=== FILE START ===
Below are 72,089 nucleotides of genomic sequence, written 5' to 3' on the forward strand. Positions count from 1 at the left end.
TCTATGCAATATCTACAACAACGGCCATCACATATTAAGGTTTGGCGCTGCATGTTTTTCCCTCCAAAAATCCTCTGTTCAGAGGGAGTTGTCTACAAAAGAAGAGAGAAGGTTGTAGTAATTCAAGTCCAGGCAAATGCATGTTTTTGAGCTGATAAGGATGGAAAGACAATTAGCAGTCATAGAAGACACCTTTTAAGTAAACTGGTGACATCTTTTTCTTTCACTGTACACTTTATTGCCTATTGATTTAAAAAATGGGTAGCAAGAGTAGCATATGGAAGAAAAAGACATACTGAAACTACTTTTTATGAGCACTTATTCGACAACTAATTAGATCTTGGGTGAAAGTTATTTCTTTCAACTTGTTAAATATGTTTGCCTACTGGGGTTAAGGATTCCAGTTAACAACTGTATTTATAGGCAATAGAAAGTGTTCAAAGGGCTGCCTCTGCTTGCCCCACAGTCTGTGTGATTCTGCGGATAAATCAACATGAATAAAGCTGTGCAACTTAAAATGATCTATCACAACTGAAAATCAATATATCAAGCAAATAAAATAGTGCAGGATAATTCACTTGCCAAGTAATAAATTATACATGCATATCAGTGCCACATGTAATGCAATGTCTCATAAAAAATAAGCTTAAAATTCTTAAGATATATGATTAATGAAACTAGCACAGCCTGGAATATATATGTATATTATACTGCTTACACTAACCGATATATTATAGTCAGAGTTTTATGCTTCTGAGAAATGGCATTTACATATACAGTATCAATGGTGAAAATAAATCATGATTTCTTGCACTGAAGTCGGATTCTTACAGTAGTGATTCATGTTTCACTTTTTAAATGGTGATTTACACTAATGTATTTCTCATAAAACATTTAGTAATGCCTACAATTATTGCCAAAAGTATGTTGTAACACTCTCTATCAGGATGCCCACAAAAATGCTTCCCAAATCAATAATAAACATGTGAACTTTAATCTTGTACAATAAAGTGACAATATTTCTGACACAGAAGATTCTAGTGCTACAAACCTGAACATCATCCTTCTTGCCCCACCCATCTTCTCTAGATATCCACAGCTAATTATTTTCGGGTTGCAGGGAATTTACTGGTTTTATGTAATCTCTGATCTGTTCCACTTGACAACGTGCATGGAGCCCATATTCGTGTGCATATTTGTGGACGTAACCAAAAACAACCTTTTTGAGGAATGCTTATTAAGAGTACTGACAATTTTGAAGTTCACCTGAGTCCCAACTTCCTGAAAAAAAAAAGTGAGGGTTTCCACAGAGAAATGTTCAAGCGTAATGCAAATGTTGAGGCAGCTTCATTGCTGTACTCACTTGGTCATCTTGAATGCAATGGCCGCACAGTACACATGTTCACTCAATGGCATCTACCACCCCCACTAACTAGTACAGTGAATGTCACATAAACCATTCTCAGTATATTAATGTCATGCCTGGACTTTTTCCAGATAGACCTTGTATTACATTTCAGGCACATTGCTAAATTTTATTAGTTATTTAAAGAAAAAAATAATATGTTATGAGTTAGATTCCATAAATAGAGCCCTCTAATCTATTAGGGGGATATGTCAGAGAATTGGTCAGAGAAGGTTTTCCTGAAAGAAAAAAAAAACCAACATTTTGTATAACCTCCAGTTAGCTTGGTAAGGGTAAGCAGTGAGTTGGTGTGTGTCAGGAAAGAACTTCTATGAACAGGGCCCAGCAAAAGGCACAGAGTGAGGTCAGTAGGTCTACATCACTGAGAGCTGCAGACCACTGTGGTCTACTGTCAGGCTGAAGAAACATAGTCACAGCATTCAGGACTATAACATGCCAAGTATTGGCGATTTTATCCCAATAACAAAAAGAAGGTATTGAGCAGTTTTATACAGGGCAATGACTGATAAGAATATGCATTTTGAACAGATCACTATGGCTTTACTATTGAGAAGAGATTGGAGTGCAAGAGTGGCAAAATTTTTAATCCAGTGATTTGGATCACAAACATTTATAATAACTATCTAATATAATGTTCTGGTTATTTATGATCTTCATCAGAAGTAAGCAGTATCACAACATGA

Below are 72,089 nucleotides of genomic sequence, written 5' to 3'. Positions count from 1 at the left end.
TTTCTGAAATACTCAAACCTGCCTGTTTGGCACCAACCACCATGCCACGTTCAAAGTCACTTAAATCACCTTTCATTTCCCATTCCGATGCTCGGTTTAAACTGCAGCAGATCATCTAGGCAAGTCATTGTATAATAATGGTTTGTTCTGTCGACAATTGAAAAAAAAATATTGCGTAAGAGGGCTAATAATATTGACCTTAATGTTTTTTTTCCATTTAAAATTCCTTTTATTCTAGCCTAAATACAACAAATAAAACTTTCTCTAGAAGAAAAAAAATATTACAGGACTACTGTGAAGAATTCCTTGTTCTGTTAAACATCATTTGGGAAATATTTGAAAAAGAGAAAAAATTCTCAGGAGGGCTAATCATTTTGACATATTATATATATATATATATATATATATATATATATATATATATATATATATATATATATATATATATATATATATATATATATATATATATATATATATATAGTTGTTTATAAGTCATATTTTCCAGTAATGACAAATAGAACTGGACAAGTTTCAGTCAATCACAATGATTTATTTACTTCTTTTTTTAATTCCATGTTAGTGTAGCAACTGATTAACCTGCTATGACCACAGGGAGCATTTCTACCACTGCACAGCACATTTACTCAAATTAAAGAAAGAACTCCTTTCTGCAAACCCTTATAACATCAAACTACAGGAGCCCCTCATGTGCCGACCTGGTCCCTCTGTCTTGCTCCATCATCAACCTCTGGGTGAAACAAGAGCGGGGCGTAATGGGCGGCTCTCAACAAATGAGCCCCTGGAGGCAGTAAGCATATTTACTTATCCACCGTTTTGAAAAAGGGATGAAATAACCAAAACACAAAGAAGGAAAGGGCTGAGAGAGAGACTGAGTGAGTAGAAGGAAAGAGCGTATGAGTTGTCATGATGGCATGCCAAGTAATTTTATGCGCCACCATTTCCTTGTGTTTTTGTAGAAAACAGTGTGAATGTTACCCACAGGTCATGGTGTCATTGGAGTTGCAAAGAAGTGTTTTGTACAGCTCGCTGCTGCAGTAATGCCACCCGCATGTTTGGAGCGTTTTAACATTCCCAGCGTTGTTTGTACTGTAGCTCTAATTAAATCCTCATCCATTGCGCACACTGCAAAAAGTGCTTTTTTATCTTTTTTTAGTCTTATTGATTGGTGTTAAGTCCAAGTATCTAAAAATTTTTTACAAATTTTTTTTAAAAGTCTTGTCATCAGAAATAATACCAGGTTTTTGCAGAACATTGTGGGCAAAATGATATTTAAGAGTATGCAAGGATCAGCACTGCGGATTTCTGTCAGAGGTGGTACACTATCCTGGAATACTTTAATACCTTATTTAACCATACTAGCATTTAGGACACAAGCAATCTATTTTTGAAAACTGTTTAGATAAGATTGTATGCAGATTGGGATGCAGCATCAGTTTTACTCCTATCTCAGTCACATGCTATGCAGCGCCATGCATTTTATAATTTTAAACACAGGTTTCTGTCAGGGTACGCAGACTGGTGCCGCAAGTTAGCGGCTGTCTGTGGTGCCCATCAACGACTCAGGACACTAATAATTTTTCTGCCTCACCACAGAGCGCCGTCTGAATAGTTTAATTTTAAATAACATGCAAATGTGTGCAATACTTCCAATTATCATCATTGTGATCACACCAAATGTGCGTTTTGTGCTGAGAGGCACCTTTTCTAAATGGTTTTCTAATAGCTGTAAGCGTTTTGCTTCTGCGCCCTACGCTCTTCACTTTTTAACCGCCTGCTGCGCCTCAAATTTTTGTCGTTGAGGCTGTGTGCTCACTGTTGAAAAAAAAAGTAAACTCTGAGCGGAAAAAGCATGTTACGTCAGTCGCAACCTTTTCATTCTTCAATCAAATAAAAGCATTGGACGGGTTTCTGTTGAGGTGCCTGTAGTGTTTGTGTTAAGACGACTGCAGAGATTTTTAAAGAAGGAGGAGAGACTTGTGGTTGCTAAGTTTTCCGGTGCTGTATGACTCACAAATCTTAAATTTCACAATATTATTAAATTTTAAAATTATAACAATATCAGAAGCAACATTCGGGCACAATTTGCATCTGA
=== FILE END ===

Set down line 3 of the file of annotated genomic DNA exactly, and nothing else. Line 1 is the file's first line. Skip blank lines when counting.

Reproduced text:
Below are 72,089 nucleotides of genomic sequence, written 5' to 3'. Positions count from 1 at the left end.